- Bilfinger to deliver complete automation technology and safety systems
- Service portfolio similar to Nord Stream gas pipeline
- Bilfinger GreyLogix further expands market position in automation technology
The operators of the Nord Stream 2 Baltic Sea pipeline are relying on control and safety technology from Bilfinger. The industrial services provider has won the order for development, delivery and commissioning of the process control and monitoring systems for operation of the pipeline. Order volume for the implementation of the systems is more than €15 million.
Group company Bilfinger GreyLogix, part of the Engineering & Technologies segment, will assume responsibility for execution of the project. The specialist for process control technology is also playing a leading role in the operating phase of the Nord Stream gas pipeline. The company has carved out a leading international position for itself in recent years, particularly in the oil and gas sector.
Tom Blades, CEO at Bilfinger: “The order covers a broad spectrum of services and displays the outstanding competences we have in each of them: from monitoring and control systems through to safety technologies and also including fire and gas systems. We are also contributing our technology expertise to the project – expertise that we built up in the operation of the Nord Stream pipeline. This order is evidence of our quality and our position as a leading provider of process control technology.”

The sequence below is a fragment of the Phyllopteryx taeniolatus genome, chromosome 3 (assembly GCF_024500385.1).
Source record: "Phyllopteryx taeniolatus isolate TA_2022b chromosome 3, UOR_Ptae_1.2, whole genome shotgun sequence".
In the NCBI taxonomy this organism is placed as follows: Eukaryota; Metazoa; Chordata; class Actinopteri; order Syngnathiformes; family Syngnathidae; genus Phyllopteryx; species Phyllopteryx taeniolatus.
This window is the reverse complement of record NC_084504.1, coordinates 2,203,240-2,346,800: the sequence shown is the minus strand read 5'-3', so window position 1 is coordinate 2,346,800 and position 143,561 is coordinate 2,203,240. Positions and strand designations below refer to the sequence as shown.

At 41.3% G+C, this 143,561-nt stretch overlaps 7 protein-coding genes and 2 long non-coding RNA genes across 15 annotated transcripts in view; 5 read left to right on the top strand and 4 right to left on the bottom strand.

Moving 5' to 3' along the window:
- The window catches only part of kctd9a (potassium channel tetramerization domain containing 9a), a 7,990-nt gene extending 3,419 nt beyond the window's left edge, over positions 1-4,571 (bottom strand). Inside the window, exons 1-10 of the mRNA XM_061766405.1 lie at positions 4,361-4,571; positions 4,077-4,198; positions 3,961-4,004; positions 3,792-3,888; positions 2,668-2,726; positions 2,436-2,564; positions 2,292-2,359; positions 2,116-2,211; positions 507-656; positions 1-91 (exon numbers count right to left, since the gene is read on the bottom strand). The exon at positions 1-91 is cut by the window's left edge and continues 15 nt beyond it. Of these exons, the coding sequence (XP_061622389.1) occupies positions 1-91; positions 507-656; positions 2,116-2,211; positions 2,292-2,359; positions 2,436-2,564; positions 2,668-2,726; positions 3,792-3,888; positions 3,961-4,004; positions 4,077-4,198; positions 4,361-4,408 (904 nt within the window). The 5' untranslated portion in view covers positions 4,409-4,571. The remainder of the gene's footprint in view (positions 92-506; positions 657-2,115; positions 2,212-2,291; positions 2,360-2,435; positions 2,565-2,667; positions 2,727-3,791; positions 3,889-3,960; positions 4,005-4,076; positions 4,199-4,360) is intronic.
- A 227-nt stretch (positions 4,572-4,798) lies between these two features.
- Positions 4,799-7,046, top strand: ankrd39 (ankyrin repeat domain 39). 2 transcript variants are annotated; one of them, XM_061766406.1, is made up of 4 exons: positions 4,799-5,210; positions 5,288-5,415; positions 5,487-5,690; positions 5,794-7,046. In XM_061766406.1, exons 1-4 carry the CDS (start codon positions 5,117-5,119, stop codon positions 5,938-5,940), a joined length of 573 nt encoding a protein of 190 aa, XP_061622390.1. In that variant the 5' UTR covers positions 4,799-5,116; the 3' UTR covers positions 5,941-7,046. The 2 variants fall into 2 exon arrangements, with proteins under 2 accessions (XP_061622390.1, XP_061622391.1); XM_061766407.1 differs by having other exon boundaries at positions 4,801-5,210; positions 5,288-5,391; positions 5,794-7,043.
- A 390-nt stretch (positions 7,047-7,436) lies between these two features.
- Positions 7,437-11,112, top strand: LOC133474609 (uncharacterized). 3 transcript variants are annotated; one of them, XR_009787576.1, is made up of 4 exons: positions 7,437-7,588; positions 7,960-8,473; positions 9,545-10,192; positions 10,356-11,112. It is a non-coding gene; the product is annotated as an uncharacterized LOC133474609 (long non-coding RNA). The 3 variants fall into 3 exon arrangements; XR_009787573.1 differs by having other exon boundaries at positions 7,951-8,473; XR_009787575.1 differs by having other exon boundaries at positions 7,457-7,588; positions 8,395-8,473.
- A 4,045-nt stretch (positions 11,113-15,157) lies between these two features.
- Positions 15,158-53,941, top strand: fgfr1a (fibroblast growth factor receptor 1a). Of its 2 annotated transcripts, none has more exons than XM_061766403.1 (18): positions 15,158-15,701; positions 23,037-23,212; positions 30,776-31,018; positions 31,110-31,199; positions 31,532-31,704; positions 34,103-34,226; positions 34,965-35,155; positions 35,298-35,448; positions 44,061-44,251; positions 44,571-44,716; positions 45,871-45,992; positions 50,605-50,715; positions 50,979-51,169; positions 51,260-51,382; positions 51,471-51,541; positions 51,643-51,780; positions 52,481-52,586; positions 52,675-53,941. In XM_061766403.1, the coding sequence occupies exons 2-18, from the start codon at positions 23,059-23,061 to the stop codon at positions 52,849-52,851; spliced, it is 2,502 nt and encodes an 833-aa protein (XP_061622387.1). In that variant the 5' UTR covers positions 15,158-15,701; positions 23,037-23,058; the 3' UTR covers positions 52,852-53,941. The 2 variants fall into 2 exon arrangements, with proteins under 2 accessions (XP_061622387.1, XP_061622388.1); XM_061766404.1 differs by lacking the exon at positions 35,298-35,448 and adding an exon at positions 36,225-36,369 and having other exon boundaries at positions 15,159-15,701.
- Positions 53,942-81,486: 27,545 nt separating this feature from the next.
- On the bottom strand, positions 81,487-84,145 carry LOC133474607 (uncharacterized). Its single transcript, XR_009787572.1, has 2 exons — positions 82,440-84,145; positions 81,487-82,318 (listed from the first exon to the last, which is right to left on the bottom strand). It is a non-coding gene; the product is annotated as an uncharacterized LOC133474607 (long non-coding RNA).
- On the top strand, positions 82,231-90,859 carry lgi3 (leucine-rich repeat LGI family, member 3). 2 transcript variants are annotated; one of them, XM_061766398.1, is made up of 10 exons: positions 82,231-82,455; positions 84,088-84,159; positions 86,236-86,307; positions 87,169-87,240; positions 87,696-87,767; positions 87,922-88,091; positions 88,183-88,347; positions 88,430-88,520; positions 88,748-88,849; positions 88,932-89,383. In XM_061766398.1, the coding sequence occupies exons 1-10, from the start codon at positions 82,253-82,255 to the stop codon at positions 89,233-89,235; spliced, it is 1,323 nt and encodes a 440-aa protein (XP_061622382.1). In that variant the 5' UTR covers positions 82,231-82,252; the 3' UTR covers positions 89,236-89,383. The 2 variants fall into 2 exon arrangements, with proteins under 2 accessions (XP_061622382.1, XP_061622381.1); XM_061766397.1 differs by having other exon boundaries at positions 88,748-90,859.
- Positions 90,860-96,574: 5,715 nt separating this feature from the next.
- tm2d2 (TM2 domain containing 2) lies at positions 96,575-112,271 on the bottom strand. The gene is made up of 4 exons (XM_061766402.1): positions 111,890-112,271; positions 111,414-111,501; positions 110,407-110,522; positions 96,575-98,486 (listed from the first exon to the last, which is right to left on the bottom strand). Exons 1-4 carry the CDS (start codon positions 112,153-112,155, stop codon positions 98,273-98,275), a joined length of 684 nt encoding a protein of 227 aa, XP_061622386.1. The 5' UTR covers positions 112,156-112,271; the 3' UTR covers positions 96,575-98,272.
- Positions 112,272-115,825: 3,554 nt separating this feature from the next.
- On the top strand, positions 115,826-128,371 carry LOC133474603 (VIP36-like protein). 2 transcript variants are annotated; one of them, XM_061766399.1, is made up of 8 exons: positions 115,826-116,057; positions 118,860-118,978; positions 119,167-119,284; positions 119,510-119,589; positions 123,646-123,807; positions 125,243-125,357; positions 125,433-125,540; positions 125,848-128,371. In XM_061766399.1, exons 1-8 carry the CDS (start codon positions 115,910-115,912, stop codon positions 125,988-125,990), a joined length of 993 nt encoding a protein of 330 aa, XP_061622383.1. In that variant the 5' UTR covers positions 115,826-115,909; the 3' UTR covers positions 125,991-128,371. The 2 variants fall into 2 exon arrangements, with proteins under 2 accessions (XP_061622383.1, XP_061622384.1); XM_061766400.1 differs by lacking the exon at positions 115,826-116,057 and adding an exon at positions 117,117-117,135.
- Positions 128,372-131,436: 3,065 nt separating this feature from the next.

For operation of the Nord Stream 2 Baltic Sea pipeline, Bilfinger will take over management of the process control and safety systems in the landfall stations on the Russian and on the German Baltic Sea costs as well as in the planned control center for the pipeline in Zug, Switzerland. Nord Stream 2 is an infrastructure project for the construction of a natural gas export pipeline through the Baltic Sea from the St. Petersburg region to the German Baltic Sea coast in Lubmin. The pipeline will have a transport capacity of 55 billion m³ of natural gas annually. This is enough to cover the needs of about 26 million households in Europe. Construction of the roughly 1,200 kilometer Baltic Sea pipeline is planned for 2018/19. According to information from the operator, it is expected to go into operation at the end of 2019.